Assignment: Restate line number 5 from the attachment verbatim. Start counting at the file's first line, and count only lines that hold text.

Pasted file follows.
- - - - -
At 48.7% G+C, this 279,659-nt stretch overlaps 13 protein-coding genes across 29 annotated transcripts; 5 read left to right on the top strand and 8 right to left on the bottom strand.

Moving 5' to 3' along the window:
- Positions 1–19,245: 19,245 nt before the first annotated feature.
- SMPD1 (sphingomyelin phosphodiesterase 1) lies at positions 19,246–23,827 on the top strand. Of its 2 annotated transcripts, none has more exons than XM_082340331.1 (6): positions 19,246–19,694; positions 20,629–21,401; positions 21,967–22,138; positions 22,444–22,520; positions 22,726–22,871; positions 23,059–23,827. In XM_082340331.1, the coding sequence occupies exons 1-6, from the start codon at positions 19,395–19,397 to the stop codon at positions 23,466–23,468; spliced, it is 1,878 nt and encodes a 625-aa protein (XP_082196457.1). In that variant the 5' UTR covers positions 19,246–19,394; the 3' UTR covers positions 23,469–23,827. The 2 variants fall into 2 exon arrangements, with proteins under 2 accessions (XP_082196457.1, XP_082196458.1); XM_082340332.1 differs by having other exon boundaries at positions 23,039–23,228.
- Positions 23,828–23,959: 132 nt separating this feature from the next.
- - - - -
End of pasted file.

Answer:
- Positions 23,828–23,959: 132 nt separating this feature from the next.